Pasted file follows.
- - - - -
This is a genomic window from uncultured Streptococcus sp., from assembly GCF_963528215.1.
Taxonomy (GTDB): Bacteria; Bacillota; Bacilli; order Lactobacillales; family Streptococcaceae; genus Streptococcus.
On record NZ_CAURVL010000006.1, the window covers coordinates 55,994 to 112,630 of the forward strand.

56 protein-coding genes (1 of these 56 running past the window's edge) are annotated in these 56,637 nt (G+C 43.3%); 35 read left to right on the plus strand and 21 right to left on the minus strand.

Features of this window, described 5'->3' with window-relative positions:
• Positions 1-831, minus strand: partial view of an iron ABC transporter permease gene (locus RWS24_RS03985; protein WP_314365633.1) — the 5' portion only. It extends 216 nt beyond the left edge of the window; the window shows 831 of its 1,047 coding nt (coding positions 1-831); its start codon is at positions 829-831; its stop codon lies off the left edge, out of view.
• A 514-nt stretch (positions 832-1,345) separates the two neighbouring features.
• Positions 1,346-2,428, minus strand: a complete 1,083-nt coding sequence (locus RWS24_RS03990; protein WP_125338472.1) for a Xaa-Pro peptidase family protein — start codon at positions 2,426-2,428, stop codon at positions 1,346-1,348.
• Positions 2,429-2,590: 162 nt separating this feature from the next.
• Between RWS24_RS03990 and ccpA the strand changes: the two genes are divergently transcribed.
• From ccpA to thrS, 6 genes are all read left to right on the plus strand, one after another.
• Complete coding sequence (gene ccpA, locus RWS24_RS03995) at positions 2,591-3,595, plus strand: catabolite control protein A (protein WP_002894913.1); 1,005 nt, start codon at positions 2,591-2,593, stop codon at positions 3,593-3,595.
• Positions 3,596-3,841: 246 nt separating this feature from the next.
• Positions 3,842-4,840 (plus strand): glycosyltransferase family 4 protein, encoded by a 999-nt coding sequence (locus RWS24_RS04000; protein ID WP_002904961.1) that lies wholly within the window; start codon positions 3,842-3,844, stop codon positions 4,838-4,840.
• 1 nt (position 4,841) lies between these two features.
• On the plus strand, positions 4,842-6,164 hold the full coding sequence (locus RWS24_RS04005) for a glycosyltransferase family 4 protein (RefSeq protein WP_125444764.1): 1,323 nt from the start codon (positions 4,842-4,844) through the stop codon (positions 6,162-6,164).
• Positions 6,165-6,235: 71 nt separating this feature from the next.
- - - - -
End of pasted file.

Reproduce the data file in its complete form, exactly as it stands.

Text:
This is a genomic window from uncultured Streptococcus sp., from assembly GCF_963528215.1.
Taxonomy (GTDB): Bacteria; Bacillota; Bacilli; order Lactobacillales; family Streptococcaceae; genus Streptococcus.
On record NZ_CAURVL010000006.1, the window covers coordinates 55,994 to 112,630 of the forward strand.

56 protein-coding genes (1 of these 56 running past the window's edge) are annotated in these 56,637 nt (G+C 43.3%); 35 read left to right on the plus strand and 21 right to left on the minus strand.

Features of this window, described 5'->3' with window-relative positions:
• Positions 1-831, minus strand: partial view of an iron ABC transporter permease gene (locus RWS24_RS03985; protein WP_314365633.1) — the 5' portion only. It extends 216 nt beyond the left edge of the window; the window shows 831 of its 1,047 coding nt (coding positions 1-831); its start codon is at positions 829-831; its stop codon lies off the left edge, out of view.
• A 514-nt stretch (positions 832-1,345) separates the two neighbouring features.
• Positions 1,346-2,428, minus strand: a complete 1,083-nt coding sequence (locus RWS24_RS03990; protein WP_125338472.1) for a Xaa-Pro peptidase family protein — start codon at positions 2,426-2,428, stop codon at positions 1,346-1,348.
• Positions 2,429-2,590: 162 nt separating this feature from the next.
• Between RWS24_RS03990 and ccpA the strand changes: the two genes are divergently transcribed.
• From ccpA to thrS, 6 genes are all read left to right on the plus strand, one after another.
• Complete coding sequence (gene ccpA, locus RWS24_RS03995) at positions 2,591-3,595, plus strand: catabolite control protein A (protein WP_002894913.1); 1,005 nt, start codon at positions 2,591-2,593, stop codon at positions 3,593-3,595.
• Positions 3,596-3,841: 246 nt separating this feature from the next.
• Positions 3,842-4,840 (plus strand): glycosyltransferase family 4 protein, encoded by a 999-nt coding sequence (locus RWS24_RS04000; protein ID WP_002904961.1) that lies wholly within the window; start codon positions 3,842-3,844, stop codon positions 4,838-4,840.
• 1 nt (position 4,841) lies between these two features.
• On the plus strand, positions 4,842-6,164 hold the full coding sequence (locus RWS24_RS04005) for a glycosyltransferase family 4 protein (RefSeq protein WP_125444764.1): 1,323 nt from the start codon (positions 4,842-4,844) through the stop codon (positions 6,162-6,164).
• Positions 6,165-6,235: 71 nt separating this feature from the next.